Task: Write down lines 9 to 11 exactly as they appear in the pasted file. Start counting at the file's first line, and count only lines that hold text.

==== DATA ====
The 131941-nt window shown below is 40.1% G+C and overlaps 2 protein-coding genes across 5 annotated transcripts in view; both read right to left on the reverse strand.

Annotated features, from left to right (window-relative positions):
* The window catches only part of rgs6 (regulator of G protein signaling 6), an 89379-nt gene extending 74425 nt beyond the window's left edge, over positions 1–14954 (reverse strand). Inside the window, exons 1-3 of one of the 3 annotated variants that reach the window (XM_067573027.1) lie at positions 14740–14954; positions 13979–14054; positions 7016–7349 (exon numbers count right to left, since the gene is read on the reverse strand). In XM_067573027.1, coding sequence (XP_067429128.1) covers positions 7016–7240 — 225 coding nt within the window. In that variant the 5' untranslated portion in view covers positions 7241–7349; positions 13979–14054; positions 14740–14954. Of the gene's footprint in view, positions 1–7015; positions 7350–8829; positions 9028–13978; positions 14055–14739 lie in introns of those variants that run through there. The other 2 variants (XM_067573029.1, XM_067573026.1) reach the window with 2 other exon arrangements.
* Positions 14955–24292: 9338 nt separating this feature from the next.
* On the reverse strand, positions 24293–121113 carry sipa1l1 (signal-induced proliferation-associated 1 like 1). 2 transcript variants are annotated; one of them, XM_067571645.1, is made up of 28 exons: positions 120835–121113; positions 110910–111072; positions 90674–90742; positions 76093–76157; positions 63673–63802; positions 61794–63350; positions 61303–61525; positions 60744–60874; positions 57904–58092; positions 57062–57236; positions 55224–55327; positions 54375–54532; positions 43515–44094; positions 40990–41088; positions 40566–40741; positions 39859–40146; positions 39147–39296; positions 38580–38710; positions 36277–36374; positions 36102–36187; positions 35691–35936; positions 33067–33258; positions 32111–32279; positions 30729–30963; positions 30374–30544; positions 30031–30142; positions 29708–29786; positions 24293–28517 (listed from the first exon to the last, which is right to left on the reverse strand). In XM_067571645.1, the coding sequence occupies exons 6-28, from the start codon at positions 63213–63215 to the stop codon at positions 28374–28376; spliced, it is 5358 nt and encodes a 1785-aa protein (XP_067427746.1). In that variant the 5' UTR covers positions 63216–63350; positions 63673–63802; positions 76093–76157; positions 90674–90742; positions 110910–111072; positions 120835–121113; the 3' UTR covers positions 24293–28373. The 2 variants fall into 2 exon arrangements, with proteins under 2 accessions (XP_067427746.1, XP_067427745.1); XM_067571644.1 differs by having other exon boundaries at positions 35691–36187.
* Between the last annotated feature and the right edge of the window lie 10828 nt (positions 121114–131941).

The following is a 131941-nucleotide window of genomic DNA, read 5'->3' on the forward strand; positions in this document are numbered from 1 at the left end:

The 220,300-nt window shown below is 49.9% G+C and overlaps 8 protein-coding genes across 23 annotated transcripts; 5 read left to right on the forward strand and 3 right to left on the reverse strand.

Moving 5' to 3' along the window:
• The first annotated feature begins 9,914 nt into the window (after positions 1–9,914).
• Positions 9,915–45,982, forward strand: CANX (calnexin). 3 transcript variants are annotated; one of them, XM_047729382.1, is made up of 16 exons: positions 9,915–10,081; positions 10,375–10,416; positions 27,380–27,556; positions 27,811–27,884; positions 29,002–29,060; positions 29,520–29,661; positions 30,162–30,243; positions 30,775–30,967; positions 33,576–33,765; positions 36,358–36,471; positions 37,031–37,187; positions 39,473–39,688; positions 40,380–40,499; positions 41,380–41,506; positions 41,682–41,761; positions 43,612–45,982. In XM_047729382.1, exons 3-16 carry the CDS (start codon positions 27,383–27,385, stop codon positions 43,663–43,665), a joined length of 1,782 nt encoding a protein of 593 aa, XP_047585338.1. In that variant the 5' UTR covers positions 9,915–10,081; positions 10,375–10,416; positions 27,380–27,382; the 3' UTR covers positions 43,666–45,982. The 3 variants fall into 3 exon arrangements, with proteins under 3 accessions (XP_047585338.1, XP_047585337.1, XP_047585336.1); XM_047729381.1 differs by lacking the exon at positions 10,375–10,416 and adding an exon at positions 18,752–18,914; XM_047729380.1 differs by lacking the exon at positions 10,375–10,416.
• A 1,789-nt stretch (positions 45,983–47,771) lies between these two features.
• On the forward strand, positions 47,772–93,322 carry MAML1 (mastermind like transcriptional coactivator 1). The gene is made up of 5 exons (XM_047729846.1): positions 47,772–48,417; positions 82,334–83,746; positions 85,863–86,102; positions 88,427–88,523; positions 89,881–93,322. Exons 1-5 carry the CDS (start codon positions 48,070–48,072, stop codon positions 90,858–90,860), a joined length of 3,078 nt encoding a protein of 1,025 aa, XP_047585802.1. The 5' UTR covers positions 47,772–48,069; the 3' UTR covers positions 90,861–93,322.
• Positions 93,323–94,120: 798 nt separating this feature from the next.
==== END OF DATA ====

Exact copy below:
Moving 5' to 3' along the window:
• The first annotated feature begins 9,914 nt into the window (after positions 1–9,914).
• Positions 9,915–45,982, forward strand: CANX (calnexin). 3 transcript variants are annotated; one of them, XM_047729382.1, is made up of 16 exons: positions 9,915–10,081; positions 10,375–10,416; positions 27,380–27,556; positions 27,811–27,884; positions 29,002–29,060; positions 29,520–29,661; positions 30,162–30,243; positions 30,775–30,967; positions 33,576–33,765; positions 36,358–36,471; positions 37,031–37,187; positions 39,473–39,688; positions 40,380–40,499; positions 41,380–41,506; positions 41,682–41,761; positions 43,612–45,982. In XM_047729382.1, exons 3-16 carry the CDS (start codon positions 27,383–27,385, stop codon positions 43,663–43,665), a joined length of 1,782 nt encoding a protein of 593 aa, XP_047585338.1. In that variant the 5' UTR covers positions 9,915–10,081; positions 10,375–10,416; positions 27,380–27,382; the 3' UTR covers positions 43,666–45,982. The 3 variants fall into 3 exon arrangements, with proteins under 3 accessions (XP_047585338.1, XP_047585337.1, XP_047585336.1); XM_047729381.1 differs by lacking the exon at positions 10,375–10,416 and adding an exon at positions 18,752–18,914; XM_047729380.1 differs by lacking the exon at positions 10,375–10,416.